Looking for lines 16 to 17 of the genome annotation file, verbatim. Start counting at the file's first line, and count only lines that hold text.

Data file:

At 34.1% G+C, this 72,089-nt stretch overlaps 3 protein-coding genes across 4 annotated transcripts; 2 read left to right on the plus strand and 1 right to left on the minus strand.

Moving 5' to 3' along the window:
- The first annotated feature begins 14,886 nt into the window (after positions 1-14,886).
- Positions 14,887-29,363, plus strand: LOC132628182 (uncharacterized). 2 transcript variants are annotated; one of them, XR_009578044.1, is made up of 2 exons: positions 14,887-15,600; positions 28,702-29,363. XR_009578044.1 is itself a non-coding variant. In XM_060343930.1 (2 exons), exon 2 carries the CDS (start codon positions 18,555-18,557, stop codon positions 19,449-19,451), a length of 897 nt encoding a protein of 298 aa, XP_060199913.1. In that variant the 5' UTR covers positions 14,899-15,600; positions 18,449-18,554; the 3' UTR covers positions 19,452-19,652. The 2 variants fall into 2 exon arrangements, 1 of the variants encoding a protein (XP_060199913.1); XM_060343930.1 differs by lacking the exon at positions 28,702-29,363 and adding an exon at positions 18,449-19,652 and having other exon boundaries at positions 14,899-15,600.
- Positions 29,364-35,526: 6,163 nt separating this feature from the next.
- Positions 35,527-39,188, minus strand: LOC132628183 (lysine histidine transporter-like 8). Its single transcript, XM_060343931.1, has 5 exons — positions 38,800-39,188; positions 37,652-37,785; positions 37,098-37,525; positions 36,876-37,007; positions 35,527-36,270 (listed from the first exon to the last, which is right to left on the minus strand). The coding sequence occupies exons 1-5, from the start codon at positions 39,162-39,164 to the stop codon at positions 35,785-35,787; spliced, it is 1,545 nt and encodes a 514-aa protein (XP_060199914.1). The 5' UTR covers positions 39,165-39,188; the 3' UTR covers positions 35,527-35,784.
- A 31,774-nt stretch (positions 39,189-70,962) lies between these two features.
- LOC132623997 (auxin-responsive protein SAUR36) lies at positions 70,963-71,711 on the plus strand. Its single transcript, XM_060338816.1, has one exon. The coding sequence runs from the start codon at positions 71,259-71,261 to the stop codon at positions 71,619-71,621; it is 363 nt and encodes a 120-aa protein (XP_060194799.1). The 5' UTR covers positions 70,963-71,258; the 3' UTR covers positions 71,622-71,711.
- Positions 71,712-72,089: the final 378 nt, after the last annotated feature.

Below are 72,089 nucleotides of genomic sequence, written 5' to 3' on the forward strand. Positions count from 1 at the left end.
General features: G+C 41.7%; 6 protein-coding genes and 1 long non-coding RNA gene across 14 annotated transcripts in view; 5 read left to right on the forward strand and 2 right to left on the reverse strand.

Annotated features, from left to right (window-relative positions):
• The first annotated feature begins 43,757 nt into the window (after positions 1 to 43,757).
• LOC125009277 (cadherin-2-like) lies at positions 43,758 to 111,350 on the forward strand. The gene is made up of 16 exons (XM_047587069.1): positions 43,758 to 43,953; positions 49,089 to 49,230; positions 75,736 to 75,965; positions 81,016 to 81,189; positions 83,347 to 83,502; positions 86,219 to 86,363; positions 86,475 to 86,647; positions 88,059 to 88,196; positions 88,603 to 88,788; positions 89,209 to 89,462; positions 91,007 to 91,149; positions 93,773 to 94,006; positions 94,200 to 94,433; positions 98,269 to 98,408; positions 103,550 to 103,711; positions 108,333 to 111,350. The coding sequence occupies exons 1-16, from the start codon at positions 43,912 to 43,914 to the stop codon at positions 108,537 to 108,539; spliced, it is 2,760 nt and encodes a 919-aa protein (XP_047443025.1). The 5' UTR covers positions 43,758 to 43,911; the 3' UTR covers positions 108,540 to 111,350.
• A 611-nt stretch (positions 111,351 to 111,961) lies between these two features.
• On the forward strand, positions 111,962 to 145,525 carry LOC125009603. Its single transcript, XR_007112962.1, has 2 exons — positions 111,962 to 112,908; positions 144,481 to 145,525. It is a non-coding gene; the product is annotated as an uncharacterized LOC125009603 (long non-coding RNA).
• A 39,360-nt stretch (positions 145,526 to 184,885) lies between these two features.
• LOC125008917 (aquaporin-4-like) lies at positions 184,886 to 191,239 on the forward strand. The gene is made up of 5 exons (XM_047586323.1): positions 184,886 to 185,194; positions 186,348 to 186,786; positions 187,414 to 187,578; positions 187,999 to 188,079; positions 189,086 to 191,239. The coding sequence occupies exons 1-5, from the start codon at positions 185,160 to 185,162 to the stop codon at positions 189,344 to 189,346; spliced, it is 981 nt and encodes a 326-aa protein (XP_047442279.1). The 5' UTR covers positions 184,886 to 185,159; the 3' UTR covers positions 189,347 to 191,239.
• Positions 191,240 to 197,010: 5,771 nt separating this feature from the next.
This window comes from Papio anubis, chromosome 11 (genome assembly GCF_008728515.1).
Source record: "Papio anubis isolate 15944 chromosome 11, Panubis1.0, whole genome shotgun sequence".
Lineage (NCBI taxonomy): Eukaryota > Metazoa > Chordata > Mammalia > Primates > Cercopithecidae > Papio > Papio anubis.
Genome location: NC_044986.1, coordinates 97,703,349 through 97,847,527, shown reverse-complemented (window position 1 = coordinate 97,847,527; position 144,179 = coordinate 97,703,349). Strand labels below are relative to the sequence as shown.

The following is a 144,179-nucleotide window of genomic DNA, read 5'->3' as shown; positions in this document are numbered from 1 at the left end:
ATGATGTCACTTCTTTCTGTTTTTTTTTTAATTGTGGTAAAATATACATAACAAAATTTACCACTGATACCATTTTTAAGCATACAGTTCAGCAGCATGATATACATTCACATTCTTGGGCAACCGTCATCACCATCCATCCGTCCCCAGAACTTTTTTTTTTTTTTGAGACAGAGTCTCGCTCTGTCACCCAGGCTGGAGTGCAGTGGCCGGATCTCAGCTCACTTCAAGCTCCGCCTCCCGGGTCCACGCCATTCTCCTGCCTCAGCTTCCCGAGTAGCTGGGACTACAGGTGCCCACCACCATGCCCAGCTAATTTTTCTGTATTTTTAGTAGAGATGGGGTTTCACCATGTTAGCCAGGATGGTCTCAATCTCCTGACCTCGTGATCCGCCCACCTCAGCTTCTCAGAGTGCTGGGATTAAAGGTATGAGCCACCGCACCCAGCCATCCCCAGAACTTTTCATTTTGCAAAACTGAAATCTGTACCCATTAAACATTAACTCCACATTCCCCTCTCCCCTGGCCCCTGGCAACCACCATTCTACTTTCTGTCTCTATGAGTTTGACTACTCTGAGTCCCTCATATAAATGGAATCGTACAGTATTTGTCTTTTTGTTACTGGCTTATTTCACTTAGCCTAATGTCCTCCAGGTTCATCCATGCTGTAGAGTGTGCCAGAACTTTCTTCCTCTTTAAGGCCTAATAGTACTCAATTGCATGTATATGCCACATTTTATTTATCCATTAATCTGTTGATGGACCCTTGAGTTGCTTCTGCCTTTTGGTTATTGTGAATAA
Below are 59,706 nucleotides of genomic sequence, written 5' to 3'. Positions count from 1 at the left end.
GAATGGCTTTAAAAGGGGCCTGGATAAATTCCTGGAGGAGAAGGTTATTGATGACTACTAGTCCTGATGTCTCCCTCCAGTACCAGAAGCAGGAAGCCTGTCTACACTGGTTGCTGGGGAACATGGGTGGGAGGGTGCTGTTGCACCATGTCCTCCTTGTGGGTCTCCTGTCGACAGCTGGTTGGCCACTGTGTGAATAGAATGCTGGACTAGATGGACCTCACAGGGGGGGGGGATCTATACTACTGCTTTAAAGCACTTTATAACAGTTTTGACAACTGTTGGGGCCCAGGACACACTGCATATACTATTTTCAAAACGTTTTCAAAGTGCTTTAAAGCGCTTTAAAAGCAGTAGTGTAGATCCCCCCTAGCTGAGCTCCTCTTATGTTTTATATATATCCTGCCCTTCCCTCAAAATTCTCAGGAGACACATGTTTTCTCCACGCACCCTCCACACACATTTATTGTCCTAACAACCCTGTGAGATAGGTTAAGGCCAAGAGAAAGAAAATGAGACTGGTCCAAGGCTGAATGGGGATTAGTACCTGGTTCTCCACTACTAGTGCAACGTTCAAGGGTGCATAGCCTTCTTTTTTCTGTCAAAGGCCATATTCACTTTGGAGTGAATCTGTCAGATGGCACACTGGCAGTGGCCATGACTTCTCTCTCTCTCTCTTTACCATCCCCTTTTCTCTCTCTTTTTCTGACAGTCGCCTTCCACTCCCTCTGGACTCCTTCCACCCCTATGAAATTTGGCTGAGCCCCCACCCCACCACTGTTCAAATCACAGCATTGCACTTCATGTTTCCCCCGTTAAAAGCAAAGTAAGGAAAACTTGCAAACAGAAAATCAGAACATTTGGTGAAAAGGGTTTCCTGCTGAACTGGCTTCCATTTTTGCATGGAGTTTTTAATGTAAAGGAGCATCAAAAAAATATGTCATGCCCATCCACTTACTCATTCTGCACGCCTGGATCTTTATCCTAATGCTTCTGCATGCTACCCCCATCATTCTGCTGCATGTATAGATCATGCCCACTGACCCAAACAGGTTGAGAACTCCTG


• On the forward strand, positions 111,962 to 145,525 carry LOC125009603. Its single transcript, XR_007112962.1, has 2 exons — positions 111,962 to 112,908; positions 144,481 to 145,525. It is a non-coding gene; the product is annotated as an uncharacterized LOC125009603 (long non-coding RNA).
• A 39,360-nt stretch (positions 145,526 to 184,885) lies between these two features.